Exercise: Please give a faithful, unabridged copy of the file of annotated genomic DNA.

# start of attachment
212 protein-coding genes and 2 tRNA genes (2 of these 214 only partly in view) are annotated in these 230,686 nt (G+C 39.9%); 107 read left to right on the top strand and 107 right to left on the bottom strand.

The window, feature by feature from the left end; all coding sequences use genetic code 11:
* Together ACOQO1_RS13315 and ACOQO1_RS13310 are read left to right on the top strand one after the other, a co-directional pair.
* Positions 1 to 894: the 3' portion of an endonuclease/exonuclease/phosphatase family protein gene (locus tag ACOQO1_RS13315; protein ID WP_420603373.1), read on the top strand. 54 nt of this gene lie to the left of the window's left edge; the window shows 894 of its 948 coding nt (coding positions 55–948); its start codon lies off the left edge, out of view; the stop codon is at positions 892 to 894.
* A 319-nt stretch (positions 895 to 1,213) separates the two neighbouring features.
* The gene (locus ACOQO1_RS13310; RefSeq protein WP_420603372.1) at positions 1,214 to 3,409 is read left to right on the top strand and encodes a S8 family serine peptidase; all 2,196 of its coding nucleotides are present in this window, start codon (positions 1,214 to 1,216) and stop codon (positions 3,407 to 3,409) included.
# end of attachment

212 protein-coding genes and 2 tRNA genes (2 of these 214 only partly in view) are annotated in these 230,686 nt (G+C 39.9%); 107 read left to right on the top strand and 107 right to left on the bottom strand.

The window, feature by feature from the left end; all coding sequences use genetic code 11:
* Together ACOQO1_RS13315 and ACOQO1_RS13310 are read left to right on the top strand one after the other, a co-directional pair.
* Positions 1 to 894: the 3' portion of an endonuclease/exonuclease/phosphatase family protein gene (locus tag ACOQO1_RS13315; protein ID WP_420603373.1), read on the top strand. 54 nt of this gene lie to the left of the window's left edge; the window shows 894 of its 948 coding nt (coding positions 55–948); its start codon lies off the left edge, out of view; the stop codon is at positions 892 to 894.
* A 319-nt stretch (positions 895 to 1,213) separates the two neighbouring features.
* The gene (locus ACOQO1_RS13310; RefSeq protein WP_420603372.1) at positions 1,214 to 3,409 is read left to right on the top strand and encodes a S8 family serine peptidase; all 2,196 of its coding nucleotides are present in this window, start codon (positions 1,214 to 1,216) and stop codon (positions 3,407 to 3,409) included.